How “international law” invites a Spanish judge to pursue U.S. officials. By David Davenport.
Richard Epstein, the Peter and Kirsten Bedford Senior Fellow at the Hoover Institution and a member of its Property Rights, Freedom, and Prosperity Task Force, notes that the conscious decision to make Apple the focal point of a special investigation offers a bittersweet commentary on the fragile state of the US political economy.
Richard Epstein, the Peter and Kirsten Bedford Senior Fellow at the Hoover Institution, discusses the rule of law and how it applies to alleged Boston bomber Dzhokar Tsarnaev.
Try KSM in an ordinary federal court in New York City? John Yoo calls this a “bonanza” for al-Qaeda. . . .
John Yoo comments on the case against John Yoo. . . .
Why John Yoo is suddenly going soft on Obama. . . .
Is there a way to balance war and the “rule of law”?...
(28:05) Hoover Institution fellow Thomas Sowell discusses his new book Discrimination and Disparities.
Peter Berkowitz on A New World Order by Anne-Marie Slaughter and The Limits of International Law by Jack L. Goldsmith and Eric A. Posner and Law without Nations? Why Constitutional Government Requires Sovereign States by Jeremy A. Rabkin
Richard Epstein, the Peter and Kirsten Bedford Senior Fellow at the Hoover Institution and a member of the Property Rights, Freedom, and Prosperity Task Force, notes that in the aftermath of the terrorist bombing—no lesser word will do—at the Boston Marathon, a major debate has broken out over the proper law enforcement procedures in two key areas: general surveillance and targeted searches.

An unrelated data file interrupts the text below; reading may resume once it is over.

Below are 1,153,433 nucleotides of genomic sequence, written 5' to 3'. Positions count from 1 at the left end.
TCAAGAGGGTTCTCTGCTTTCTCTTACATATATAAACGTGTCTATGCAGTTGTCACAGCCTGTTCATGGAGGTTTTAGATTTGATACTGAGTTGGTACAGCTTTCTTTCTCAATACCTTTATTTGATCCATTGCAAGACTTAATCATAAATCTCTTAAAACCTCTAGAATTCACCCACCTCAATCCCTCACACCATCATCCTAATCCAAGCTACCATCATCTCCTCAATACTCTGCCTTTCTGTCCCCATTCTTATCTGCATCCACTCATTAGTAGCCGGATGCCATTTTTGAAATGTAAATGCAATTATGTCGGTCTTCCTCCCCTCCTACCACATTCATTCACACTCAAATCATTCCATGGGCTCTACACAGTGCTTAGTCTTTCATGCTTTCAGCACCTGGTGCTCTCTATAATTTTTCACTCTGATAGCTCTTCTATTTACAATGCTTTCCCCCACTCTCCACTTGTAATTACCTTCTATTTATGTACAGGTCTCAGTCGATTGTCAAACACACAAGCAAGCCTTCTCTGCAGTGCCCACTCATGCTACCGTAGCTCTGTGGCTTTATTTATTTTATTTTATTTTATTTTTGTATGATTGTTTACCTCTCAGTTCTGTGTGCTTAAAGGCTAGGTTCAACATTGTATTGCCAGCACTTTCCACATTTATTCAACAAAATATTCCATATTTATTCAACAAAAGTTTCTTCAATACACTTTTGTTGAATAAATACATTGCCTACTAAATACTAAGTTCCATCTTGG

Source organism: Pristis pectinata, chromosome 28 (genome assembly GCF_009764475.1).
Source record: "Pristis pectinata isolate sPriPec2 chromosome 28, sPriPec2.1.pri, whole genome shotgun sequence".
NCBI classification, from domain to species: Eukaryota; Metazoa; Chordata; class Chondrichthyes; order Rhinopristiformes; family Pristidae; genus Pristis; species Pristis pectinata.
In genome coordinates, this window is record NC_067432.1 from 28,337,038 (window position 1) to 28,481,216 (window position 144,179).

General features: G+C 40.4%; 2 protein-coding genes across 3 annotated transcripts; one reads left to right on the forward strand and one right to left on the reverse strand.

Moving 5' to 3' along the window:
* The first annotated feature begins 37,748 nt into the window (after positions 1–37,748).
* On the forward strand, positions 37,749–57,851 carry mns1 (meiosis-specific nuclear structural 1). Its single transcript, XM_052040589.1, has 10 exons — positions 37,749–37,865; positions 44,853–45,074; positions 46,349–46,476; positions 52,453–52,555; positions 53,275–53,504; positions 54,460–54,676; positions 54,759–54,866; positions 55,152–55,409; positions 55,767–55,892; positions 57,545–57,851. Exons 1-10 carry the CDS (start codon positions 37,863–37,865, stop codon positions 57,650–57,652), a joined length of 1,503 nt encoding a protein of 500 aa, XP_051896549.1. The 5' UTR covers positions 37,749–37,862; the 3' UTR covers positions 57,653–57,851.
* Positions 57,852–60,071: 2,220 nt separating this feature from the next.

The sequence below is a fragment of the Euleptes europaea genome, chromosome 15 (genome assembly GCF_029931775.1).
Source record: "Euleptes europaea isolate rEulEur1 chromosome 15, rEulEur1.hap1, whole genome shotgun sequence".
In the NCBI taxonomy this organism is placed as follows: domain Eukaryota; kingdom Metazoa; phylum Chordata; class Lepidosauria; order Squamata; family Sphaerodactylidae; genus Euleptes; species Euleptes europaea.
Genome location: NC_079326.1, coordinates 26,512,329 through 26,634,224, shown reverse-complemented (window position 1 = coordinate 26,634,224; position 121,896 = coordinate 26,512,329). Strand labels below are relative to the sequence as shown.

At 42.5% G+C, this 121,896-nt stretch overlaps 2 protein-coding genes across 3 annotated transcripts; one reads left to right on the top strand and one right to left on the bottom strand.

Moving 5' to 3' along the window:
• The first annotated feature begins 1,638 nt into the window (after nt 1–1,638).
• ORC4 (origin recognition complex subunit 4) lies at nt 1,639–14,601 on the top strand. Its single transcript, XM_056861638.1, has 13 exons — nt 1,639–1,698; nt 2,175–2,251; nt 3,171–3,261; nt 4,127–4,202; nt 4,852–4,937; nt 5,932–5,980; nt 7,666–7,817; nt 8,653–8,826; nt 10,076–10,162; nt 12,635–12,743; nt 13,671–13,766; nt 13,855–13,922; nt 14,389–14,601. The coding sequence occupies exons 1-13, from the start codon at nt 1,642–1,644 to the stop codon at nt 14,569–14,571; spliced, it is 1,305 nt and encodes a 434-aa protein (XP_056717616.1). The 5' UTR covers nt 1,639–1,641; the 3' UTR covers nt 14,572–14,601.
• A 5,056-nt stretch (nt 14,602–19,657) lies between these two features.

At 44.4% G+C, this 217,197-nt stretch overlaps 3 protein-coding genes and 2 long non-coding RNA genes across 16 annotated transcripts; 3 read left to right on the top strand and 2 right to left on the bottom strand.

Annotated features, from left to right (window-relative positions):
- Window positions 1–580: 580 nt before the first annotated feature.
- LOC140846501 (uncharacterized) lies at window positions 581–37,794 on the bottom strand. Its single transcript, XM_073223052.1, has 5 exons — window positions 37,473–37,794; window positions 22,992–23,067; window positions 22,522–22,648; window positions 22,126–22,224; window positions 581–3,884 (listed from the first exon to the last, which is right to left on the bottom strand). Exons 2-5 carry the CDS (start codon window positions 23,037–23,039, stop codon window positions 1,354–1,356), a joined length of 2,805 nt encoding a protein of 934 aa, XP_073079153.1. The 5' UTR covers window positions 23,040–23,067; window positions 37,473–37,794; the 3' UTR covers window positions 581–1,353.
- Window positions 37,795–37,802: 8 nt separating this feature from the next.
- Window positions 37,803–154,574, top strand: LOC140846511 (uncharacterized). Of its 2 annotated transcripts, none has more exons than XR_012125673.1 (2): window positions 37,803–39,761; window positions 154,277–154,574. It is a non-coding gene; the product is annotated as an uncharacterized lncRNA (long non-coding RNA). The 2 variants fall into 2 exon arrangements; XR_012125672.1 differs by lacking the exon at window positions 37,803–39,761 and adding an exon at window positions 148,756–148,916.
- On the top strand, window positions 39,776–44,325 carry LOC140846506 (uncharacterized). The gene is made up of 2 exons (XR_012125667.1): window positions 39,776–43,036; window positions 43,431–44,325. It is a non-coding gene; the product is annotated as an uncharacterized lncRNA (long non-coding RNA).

John Yoo, who served as deputy assistant attorney general under George W. Bush, introduces his latest book, Crisis and Command. . . .
We tend to believe the people have more power than the government when the times are tranquil, and that the government asserts more power than the people in times of emergency...
Andy McCarthy discusses jihad in America, underscoring the fact that “jihadists are very adept at exploiting the freedoms that are available to them in Western democracies.”...
Andrew McCarthy discusses his role in the prosecution of Sheikh Omar Abdel Rahman, who is now serving time for the 1993 bombing of the World Trade Center...
Archbishop Chaput has written that “The logic behind abortion makes all human rights politically contingent.”...
To succeed in the war on terror, Philip Bobbitt insists, the West needs an entirely new conceptual framework.
By Peter Robinson.
One of the quirks of modern telecommunications is that a message from, say, Peshawar, Pakistan, to Beirut, Lebanon, might easily travel over a fiber-optic cable that passes through the United States...
The Justice Department’s attempt to break up Microsoft is not only misguided on economic grounds—it could actually put our national security at risk. By Hoover fellow Bruce Berkowitz.
Where should we draw the line between civil liberties and national security in the “war on terror”? Are we even at war, and if so, what are the constitutional limits to presidential war powers? Has the Bush administration gone too far in the electronic surveillance of citizens and the coercive interrogation of suspected terrorists and enemy combatants? Richard Epstein and John Yoo, both widely regarded as strict constitutional constructionists, take decidedly different positions on these questions. (41:26) Video transcript
Richard Epstein and John Yoo deconstruct presidential powers concerning the government shutdown, the Mueller investigation, and the potential for impeachment by the Democrat-controlled House.